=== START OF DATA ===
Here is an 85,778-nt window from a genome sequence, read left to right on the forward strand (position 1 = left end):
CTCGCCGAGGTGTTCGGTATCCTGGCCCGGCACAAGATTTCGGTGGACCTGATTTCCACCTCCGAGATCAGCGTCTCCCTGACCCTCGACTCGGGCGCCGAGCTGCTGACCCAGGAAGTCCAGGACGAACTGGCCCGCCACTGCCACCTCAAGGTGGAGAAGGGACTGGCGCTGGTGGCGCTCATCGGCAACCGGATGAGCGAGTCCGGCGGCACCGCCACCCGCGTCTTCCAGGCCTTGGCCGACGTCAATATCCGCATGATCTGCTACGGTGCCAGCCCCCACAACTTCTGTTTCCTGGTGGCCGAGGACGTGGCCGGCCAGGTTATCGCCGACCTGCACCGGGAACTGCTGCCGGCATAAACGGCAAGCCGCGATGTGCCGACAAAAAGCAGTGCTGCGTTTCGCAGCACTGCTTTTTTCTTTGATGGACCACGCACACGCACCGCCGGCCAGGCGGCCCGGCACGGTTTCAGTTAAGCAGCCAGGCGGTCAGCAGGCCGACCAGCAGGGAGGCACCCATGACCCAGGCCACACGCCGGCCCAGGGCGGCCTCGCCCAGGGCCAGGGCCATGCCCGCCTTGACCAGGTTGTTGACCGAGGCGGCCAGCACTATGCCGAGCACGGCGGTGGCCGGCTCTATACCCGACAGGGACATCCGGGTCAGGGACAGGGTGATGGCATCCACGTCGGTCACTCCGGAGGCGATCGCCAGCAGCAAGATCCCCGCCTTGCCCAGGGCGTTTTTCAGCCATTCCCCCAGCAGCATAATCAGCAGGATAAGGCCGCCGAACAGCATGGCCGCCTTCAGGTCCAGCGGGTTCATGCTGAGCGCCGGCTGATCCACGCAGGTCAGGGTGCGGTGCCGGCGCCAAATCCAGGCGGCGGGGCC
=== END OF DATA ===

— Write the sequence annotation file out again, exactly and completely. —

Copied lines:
Here is an 85,778-nt window from a genome sequence, read left to right on the forward strand (position 1 = left end):
CTCGCCGAGGTGTTCGGTATCCTGGCCCGGCACAAGATTTCGGTGGACCTGATTTCCACCTCCGAGATCAGCGTCTCCCTGACCCTCGACTCGGGCGCCGAGCTGCTGACCCAGGAAGTCCAGGACGAACTGGCCCGCCACTGCCACCTCAAGGTGGAGAAGGGACTGGCGCTGGTGGCGCTCATCGGCAACCGGATGAGCGAGTCCGGCGGCACCGCCACCCGCGTCTTCCAGGCCTTGGCCGACGTCAATATCCGCATGATCTGCTACGGTGCCAGCCCCCACAACTTCTGTTTCCTGGTGGCCGAGGACGTGGCCGGCCAGGTTATCGCCGACCTGCACCGGGAACTGCTGCCGGCATAAACGGCAAGCCGCGATGTGCCGACAAAAAGCAGTGCTGCGTTTCGCAGCACTGCTTTTTTCTTTGATGGACCACGCACACGCACCGCCGGCCAGGCGGCCCGGCACGGTTTCAGTTAAGCAGCCAGGCGGTCAGCAGGCCGACCAGCAGGGAGGCACCCATGACCCAGGCCACACGCCGGCCCAGGGCGGCCTCGCCCAGGGCCAGGGCCATGCCCGCCTTGACCAGGTTGTTGACCGAGGCGGCCAGCACTATGCCGAGCACGGCGGTGGCCGGCTCTATACCCGACAGGGACATCCGGGTCAGGGACAGGGTGATGGCATCCACGTCGGTCACTCCGGAGGCGATCGCCAGCAGCAAGATCCCCGCCTTGCCCAGGGCGTTTTTCAGCCATTCCCCCAGCAGCATAATCAGCAGGATAAGGCCGCCGAACAGCATGGCCGCCTTCAGGTCCAGCGGGTTCATGCTGAGCGCCGGCTGATCCACGCAGGTCAGGGTGCGGTGCCGGCGCCAAATCCAGGCGGCGGGGCC